Thursday, 22 August 2013

Effective Editing Techniques: A Guest Post by Sandra Miller

Today we have a guest, writer Sandra Miller, who offers her tips on self-editing...



The most effective editing techniques for your writer’s toolbox


If you want to grow as a writer, you have to learn how to do thorough editing of your own work. This process includes cutting the fluff and elements that are out of focus, checking for the flow and organization of your writing, as well as proofreading and editing of the content.
Many writers hate the process of editing because they tend to express themselves on creative personal level and they don’t like technicalities. However, as Hemingway said, you should “Write drunk. Edit sober.” If you fail to edit your piece of writing properly, you will miss achieving its best potential. In the worst case, you will end up delivering chicken scratches that no one would like to read.
This article will provide you with the most effective editing tips that will instantly improve your work. You don’t have to be a beginner in order to use them, because they can turn anyone into a better writer.

1. Learn what editing is
Editing includes not only rewriting sections of the blog post, article or manuscript, but making structural changes of the big picture as well. The editing process focuses on all levels of the writing piece, including the sentences, sections, chapters, logic, style, organization and content, as well as punctuation, spelling and grammar. Everything needs to be brought near perfection if you want to achieve success with the piece.

2. Learn what proofreading is
Proofreading is all about the small changes that are difficult to be noticed during the editing process, such as spelling mistakes or typos, stylistic matters (such as underlining and italics), numbering, formatting, spacing and minor errors in punctuation that don’t need textual changes.

3. Plan your time and maintain your focus
Making a schedule and sticking to it will allow you to maintain the focus and do the work properly. It is recommended to allow yourself some time to rest after you finish writing and before you start editing. It would be great if you had few days, but allow yourself at least few hours if your schedule is too tight.
Although editing and proofreading overlap at some points, you should focus on the editing process before you start proofreading. It is recommended to finish all the rewording and rewriting before you start proofreading the small mistakes. Otherwise, you would lose your focus and make new mistakes.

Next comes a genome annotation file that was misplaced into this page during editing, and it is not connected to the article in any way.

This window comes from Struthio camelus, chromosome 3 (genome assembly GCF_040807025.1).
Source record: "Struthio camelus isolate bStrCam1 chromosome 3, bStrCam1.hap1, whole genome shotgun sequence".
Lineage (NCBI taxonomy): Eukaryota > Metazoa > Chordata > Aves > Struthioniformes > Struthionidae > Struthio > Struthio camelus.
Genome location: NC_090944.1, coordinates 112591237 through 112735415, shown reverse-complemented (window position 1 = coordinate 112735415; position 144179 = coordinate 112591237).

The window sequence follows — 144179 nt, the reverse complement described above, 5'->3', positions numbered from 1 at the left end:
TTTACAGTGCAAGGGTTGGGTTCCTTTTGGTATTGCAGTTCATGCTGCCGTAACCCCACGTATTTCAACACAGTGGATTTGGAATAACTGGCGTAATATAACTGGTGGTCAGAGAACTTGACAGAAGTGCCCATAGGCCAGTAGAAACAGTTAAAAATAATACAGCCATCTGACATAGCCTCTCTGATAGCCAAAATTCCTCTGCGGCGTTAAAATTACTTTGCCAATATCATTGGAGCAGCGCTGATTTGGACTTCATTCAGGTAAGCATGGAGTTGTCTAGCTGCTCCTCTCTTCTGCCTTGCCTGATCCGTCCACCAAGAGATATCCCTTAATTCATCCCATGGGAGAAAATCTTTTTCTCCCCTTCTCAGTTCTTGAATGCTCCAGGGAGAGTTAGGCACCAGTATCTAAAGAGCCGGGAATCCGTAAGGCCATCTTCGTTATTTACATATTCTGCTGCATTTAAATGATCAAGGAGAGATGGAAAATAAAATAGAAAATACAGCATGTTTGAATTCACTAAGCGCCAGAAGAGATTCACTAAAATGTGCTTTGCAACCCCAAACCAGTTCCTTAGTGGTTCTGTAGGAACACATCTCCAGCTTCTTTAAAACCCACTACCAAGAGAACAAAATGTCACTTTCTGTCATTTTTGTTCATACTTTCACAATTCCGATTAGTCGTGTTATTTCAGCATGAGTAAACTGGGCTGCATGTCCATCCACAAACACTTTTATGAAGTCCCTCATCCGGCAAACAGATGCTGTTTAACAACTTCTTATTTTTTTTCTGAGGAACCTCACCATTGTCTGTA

4. Even if you hate outlines, the ‘five-point essay’ rule still applies
You don’t have to use an outline, but it is still very important to write an introduction that contains your main point, support it with three points and end with a summary or conclusion. Although writing styles vary a lot between different pieces and writers, almost all types of writing follow these basic rules of structure.

5. Add additional structural elements if necessary
If you consider it necessary, you can expand the five-point outline structure with additional elements and include variations such as opposing opinions, comparison with other ideas and supporting your statement with relevant background information.
Most short stories and novels include similar points to this type of essay structure. Before the rising action, an exposition has to be made. The climax, falling action and denouement follow the rising action.

6. Maintain the logical flow within the writing
It is very important to remain focused, so make sure that all your supporting points are in clear correlation with the main objective. Going off topic is a trap many writers fall into, and the reason is simple: they love writing and their minds are full of ideas. Observe your writing with a clear head and remove every part that is out of focus.

7. Check the accuracy and relevancy of the supporting points
You have to know everything about your topic, so make sure to do a thorough research and check every single fact. Urban legends, stereotypes and cultural myths are often being presented as facts, and you have to make a difference between them. If you want the writing to be convincing, it has to be accurate, clear and convincing.

8. Make clean transitions between ideas and sections
The transition between ideas and sections has to be made smoothly and logically. You can use groups of words or single words that have the aim of taking the reader smoothly from one point to the other. Some of them are: finally, even though, furthermore, however, as in the previous example, in this case, on the other hand or on top of that.

9. Cut the fuzz